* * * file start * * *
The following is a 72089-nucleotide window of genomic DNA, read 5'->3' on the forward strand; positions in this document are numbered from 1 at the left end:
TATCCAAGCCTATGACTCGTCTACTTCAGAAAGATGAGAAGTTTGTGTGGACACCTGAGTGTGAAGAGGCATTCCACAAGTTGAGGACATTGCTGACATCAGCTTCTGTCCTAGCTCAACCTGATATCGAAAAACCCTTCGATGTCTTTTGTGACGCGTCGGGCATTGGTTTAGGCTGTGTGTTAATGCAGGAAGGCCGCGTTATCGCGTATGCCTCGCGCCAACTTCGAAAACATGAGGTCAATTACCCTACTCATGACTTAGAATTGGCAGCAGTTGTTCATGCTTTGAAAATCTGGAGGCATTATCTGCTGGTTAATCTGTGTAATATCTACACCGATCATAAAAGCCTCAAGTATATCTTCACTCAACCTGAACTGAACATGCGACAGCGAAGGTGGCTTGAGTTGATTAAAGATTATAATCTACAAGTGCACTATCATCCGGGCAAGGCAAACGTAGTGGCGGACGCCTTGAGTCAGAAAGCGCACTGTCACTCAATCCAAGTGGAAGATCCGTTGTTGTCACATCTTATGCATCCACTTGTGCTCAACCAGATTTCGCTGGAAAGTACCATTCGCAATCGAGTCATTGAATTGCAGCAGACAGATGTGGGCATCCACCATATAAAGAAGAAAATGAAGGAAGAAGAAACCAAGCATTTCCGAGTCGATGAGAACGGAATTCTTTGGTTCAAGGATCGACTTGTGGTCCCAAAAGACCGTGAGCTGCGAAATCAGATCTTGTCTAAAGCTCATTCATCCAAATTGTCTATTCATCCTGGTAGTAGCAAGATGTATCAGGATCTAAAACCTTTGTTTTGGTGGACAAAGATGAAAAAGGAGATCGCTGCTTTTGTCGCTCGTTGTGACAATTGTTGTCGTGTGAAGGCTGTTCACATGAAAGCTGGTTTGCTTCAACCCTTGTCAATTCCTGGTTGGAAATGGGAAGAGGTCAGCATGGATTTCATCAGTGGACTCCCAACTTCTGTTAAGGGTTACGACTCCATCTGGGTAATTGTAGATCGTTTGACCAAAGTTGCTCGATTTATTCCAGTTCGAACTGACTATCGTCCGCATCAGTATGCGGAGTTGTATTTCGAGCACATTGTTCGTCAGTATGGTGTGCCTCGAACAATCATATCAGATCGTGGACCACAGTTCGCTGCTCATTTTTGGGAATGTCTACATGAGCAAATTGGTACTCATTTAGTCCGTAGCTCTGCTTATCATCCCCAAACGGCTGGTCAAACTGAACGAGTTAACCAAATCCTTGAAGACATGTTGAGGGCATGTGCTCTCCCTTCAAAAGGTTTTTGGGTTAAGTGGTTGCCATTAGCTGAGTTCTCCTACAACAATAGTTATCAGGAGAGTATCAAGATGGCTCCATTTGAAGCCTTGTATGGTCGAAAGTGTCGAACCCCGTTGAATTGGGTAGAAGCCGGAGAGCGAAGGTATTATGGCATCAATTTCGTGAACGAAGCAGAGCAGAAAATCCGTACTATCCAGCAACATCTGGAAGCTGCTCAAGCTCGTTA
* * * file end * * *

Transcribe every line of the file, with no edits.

The following is a 72089-nucleotide window of genomic DNA, read 5'->3' on the forward strand; positions in this document are numbered from 1 at the left end:
TATCCAAGCCTATGACTCGTCTACTTCAGAAAGATGAGAAGTTTGTGTGGACACCTGAGTGTGAAGAGGCATTCCACAAGTTGAGGACATTGCTGACATCAGCTTCTGTCCTAGCTCAACCTGATATCGAAAAACCCTTCGATGTCTTTTGTGACGCGTCGGGCATTGGTTTAGGCTGTGTGTTAATGCAGGAAGGCCGCGTTATCGCGTATGCCTCGCGCCAACTTCGAAAACATGAGGTCAATTACCCTACTCATGACTTAGAATTGGCAGCAGTTGTTCATGCTTTGAAAATCTGGAGGCATTATCTGCTGGTTAATCTGTGTAATATCTACACCGATCATAAAAGCCTCAAGTATATCTTCACTCAACCTGAACTGAACATGCGACAGCGAAGGTGGCTTGAGTTGATTAAAGATTATAATCTACAAGTGCACTATCATCCGGGCAAGGCAAACGTAGTGGCGGACGCCTTGAGTCAGAAAGCGCACTGTCACTCAATCCAAGTGGAAGATCCGTTGTTGTCACATCTTATGCATCCACTTGTGCTCAACCAGATTTCGCTGGAAAGTACCATTCGCAATCGAGTCATTGAATTGCAGCAGACAGATGTGGGCATCCACCATATAAAGAAGAAAATGAAGGAAGAAGAAACCAAGCATTTCCGAGTCGATGAGAACGGAATTCTTTGGTTCAAGGATCGACTTGTGGTCCCAAAAGACCGTGAGCTGCGAAATCAGATCTTGTCTAAAGCTCATTCATCCAAATTGTCTATTCATCCTGGTAGTAGCAAGATGTATCAGGATCTAAAACCTTTGTTTTGGTGGACAAAGATGAAAAAGGAGATCGCTGCTTTTGTCGCTCGTTGTGACAATTGTTGTCGTGTGAAGGCTGTTCACATGAAAGCTGGTTTGCTTCAACCCTTGTCAATTCCTGGTTGGAAATGGGAAGAGGTCAGCATGGATTTCATCAGTGGACTCCCAACTTCTGTTAAGGGTTACGACTCCATCTGGGTAATTGTAGATCGTTTGACCAAAGTTGCTCGATTTATTCCAGTTCGAACTGACTATCGTCCGCATCAGTATGCGGAGTTGTATTTCGAGCACATTGTTCGTCAGTATGGTGTGCCTCGAACAATCATATCAGATCGTGGACCACAGTTCGCTGCTCATTTTTGGGAATGTCTACATGAGCAAATTGGTACTCATTTAGTCCGTAGCTCTGCTTATCATCCCCAAACGGCTGGTCAAACTGAACGAGTTAACCAAATCCTTGAAGACATGTTGAGGGCATGTGCTCTCCCTTCAAAAGGTTTTTGGGTTAAGTGGTTGCCATTAGCTGAGTTCTCCTACAACAATAGTTATCAGGAGAGTATCAAGATGGCTCCATTTGAAGCCTTGTATGGTCGAAAGTGTCGAACCCCGTTGAATTGGGTAGAAGCCGGAGAGCGAAGGTATTATGGCATCAATTTCGTGAACGAAGCAGAGCAGAAAATCCGTACTATCCAGCAACATCTGGAAGCTGCTCAAGCTCGTTA